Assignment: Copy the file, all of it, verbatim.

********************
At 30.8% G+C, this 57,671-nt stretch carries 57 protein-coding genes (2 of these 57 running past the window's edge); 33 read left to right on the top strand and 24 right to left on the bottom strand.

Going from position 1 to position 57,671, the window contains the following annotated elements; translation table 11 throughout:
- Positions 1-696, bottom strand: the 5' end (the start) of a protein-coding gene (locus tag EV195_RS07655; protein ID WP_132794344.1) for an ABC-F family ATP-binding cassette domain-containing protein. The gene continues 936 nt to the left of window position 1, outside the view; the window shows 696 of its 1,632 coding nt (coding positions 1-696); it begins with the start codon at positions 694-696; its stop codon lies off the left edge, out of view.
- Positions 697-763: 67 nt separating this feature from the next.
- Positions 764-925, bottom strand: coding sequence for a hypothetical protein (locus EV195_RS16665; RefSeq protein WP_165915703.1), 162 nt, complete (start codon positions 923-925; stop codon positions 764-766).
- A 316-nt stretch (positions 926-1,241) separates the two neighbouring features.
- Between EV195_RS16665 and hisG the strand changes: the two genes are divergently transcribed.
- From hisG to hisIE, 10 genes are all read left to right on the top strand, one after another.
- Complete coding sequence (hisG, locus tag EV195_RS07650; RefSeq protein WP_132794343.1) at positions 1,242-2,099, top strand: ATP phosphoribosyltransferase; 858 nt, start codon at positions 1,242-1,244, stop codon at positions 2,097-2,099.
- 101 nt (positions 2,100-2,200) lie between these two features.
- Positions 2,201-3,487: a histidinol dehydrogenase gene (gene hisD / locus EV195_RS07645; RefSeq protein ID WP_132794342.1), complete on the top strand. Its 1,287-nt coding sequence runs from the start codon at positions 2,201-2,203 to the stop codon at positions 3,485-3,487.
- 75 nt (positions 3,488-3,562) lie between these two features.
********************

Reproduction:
At 30.8% G+C, this 57,671-nt stretch carries 57 protein-coding genes (2 of these 57 running past the window's edge); 33 read left to right on the top strand and 24 right to left on the bottom strand.

Going from position 1 to position 57,671, the window contains the following annotated elements; translation table 11 throughout:
- Positions 1-696, bottom strand: the 5' end (the start) of a protein-coding gene (locus tag EV195_RS07655; protein ID WP_132794344.1) for an ABC-F family ATP-binding cassette domain-containing protein. The gene continues 936 nt to the left of window position 1, outside the view; the window shows 696 of its 1,632 coding nt (coding positions 1-696); it begins with the start codon at positions 694-696; its stop codon lies off the left edge, out of view.
- Positions 697-763: 67 nt separating this feature from the next.
- Positions 764-925, bottom strand: coding sequence for a hypothetical protein (locus EV195_RS16665; RefSeq protein WP_165915703.1), 162 nt, complete (start codon positions 923-925; stop codon positions 764-766).
- A 316-nt stretch (positions 926-1,241) separates the two neighbouring features.
- Between EV195_RS16665 and hisG the strand changes: the two genes are divergently transcribed.
- From hisG to hisIE, 10 genes are all read left to right on the top strand, one after another.
- Complete coding sequence (hisG, locus tag EV195_RS07650; RefSeq protein WP_132794343.1) at positions 1,242-2,099, top strand: ATP phosphoribosyltransferase; 858 nt, start codon at positions 1,242-1,244, stop codon at positions 2,097-2,099.
- 101 nt (positions 2,100-2,200) lie between these two features.
- Positions 2,201-3,487: a histidinol dehydrogenase gene (gene hisD / locus EV195_RS07645; RefSeq protein ID WP_132794342.1), complete on the top strand. Its 1,287-nt coding sequence runs from the start codon at positions 2,201-2,203 to the stop codon at positions 3,485-3,487.
- 75 nt (positions 3,488-3,562) lie between these two features.